Marijuana is a drug typically associated with younger people. The data shows that more young people use marijuana than any other group. According to data from 2018, 34.8% of young people between the ages of 18-25 used marijuana within the last year. This is in contrast to people aged 26 years and older where only 13.3% had reported marijuana use in the past year. However, studies have been showing that marijuana use has been increasing among the elderly. According to recent research, marijuana use has skyrocketed in adults aged 65 and older. The study said usage increased in the elderly from 0.4% in 2006 and 2007 to 2.9% in 2015 and 2016. The number continued growing, according to CNN, 4.2% of elders over 65 are using weed as of 2018.
According to a study that was done between 2016 and 2018 men ages 60 to 64 reported the highest rates of marijuana use from the sample consisting of people ages 55 and over. The numbers went up for the older demographics too. NBC News cited the study and said, “use also nearly doubled among men ages 65 to 69 (rising from 4.3 percent in 2016 to 8.2 percent in 2018) and among men ages 70 to 74 (from 3.2 percent to 6 percent).”
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What are the patterns of marijuana use among older marijuana users?
According to a journal article called Marijuana Use Among Adults 50 Years or Older in the 21st Century published in Gerontol Geriatr Med, many older users started using in their youth. The article cited other works that suggest that a majority of older people using marijuana initiated use before the age of 18. The article mentioned that more than 50% of them could be long-term users.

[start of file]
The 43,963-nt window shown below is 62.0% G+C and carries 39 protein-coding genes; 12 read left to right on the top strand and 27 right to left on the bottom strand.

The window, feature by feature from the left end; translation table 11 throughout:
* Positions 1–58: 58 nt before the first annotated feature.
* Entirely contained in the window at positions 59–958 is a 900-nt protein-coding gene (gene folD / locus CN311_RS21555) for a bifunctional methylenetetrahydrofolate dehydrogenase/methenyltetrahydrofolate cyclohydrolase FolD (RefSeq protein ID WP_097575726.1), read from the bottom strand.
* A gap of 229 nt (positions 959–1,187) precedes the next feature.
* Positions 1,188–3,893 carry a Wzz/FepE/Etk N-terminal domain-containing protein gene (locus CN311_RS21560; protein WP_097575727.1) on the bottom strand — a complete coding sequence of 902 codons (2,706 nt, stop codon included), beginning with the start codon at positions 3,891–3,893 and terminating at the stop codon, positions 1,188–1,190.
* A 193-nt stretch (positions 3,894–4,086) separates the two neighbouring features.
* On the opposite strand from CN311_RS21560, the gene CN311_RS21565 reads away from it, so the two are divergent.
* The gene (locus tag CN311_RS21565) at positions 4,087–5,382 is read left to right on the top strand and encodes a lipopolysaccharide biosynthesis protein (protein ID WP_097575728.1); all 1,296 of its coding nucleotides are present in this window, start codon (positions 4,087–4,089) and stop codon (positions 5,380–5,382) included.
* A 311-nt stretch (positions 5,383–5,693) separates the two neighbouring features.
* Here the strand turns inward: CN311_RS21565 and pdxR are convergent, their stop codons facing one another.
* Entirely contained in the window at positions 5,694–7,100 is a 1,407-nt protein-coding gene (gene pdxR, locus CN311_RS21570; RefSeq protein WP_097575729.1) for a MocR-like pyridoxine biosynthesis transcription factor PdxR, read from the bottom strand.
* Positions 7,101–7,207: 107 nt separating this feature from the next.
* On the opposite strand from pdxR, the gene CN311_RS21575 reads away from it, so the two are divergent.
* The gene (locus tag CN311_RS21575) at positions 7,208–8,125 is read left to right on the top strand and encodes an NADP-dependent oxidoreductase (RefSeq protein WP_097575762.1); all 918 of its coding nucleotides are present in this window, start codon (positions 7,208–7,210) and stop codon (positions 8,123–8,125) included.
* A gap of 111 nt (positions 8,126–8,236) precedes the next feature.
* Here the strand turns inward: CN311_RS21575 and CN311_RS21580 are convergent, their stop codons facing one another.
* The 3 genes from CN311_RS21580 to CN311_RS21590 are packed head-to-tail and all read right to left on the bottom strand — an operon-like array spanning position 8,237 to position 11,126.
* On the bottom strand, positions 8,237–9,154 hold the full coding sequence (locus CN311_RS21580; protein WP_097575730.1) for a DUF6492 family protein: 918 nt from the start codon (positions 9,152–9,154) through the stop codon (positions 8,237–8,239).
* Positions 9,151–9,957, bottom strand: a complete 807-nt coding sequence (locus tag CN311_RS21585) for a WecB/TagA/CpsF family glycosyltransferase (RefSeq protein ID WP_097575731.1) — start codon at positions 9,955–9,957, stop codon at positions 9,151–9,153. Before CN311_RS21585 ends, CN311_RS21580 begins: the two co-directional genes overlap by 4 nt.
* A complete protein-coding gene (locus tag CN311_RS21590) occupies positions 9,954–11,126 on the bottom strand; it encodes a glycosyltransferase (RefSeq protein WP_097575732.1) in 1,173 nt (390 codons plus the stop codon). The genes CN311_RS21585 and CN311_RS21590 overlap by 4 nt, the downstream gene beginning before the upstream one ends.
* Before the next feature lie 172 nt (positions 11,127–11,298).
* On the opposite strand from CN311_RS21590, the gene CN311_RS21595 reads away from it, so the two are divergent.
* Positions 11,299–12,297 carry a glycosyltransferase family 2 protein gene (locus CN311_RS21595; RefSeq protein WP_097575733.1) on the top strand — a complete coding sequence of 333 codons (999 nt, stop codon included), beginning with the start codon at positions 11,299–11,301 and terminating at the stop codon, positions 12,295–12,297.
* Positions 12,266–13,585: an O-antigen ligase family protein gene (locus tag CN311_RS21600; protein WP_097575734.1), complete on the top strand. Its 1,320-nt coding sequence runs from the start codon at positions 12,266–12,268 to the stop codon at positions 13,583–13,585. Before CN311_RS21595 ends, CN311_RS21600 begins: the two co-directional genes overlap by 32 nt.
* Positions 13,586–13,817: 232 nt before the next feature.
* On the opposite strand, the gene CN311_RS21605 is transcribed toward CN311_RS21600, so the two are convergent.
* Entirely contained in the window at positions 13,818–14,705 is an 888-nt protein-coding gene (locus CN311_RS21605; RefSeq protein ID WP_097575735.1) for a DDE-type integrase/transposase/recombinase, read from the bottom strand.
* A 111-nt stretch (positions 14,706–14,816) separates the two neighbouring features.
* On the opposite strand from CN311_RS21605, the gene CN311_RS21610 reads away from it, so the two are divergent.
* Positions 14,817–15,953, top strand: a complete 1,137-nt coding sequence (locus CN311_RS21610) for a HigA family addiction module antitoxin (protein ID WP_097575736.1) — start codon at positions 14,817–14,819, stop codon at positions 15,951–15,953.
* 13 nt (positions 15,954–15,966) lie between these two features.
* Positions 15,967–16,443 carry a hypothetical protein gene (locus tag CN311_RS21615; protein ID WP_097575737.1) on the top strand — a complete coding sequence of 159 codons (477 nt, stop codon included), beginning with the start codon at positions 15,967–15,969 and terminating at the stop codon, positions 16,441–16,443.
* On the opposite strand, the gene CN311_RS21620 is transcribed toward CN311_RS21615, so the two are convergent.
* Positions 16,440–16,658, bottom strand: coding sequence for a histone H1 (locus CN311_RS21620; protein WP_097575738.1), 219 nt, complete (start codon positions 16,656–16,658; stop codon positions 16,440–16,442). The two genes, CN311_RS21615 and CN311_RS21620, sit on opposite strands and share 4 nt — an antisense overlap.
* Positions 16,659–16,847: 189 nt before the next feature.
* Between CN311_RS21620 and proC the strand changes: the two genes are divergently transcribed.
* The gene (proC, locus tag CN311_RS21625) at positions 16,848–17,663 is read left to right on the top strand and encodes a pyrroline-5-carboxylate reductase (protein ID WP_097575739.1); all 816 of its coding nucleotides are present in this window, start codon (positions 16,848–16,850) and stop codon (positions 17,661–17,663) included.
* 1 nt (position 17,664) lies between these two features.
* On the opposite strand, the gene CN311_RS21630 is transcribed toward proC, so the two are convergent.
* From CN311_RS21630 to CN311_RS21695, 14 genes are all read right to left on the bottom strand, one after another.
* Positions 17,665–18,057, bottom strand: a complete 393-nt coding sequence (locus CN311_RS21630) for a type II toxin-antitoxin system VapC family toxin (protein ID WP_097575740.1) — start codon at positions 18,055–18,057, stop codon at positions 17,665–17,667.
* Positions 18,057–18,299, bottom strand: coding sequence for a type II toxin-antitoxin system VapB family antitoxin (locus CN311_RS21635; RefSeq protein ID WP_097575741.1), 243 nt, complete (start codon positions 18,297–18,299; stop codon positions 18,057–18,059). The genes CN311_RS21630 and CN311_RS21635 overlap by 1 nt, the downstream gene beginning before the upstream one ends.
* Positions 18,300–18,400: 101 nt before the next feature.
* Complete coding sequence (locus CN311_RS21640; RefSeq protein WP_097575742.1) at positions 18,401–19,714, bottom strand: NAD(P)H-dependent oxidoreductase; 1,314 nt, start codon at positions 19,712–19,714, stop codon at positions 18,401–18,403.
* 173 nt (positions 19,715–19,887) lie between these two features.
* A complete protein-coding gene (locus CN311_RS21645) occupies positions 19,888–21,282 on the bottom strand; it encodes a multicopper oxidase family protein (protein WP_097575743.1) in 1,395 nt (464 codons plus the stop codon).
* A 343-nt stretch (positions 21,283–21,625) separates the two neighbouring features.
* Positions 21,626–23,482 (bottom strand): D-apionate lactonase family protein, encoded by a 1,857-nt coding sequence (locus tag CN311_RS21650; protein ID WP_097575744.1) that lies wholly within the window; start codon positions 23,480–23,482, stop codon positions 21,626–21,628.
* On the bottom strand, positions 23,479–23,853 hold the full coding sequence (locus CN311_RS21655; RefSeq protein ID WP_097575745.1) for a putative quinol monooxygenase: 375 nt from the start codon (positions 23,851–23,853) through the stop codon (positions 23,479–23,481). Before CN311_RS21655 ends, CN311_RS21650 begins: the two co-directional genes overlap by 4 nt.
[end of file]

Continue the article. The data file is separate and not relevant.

Most older adults are actually getting their weed from a friend. According to the article, more than 55% of them are not interested in decreasing their usage. You may be wondering just how much pot the senior citizens are using. The article said that more than a quarter of the older users were using marijuana about 1-4 times per week. In addition to that, seniors were blazing up an average of 1.67 joints per day.
Why are elderly people using marijuana more?
Elderly people are using marijuana more for a variety of reasons. One reason is that they see marijuana as low risk. In addition to that, senior citizens may be using the drug to alleviate some of the health problems they have.
Perception of risk
According to Marijuana Use Among Adults 50 Years or Older in the 21st Century, most adults 50 years and older that have used marijuana did not perceive it to be risky. The article said, “ When asked, most U.S. past-year marijuana users 50 years or older did not perceive marijuana use as a great risk; more than 75% of adults perceived a slight risk or no risk in smoking marijuana once or twice a week”.
Since the perception of risk associated with marijuana use is decreasing it would prompt the older adults to take particular actions. These actions include continuing use, starting marijuana use for the first time, or restart use. This goes hand in hand with marijuana legalization in some places.
Harvard also agrees that a decrease in the stigma around marijuana could be a reason why more. According to their article, 94% of Americans are in favor of medical marijuana. That fact coupled with the fact that AARP released this article about using marijuana shows a decrease in stigma.
Older adults not only use marijuana recreationally but many use it to alleviate health problems. 29.8% of medical marijuana users are adults age 50 and over. According to the Harvard article, older adults are using marijuana for the same health reasons young people are, namely pain, insomnia, neuropathy, and anxiety.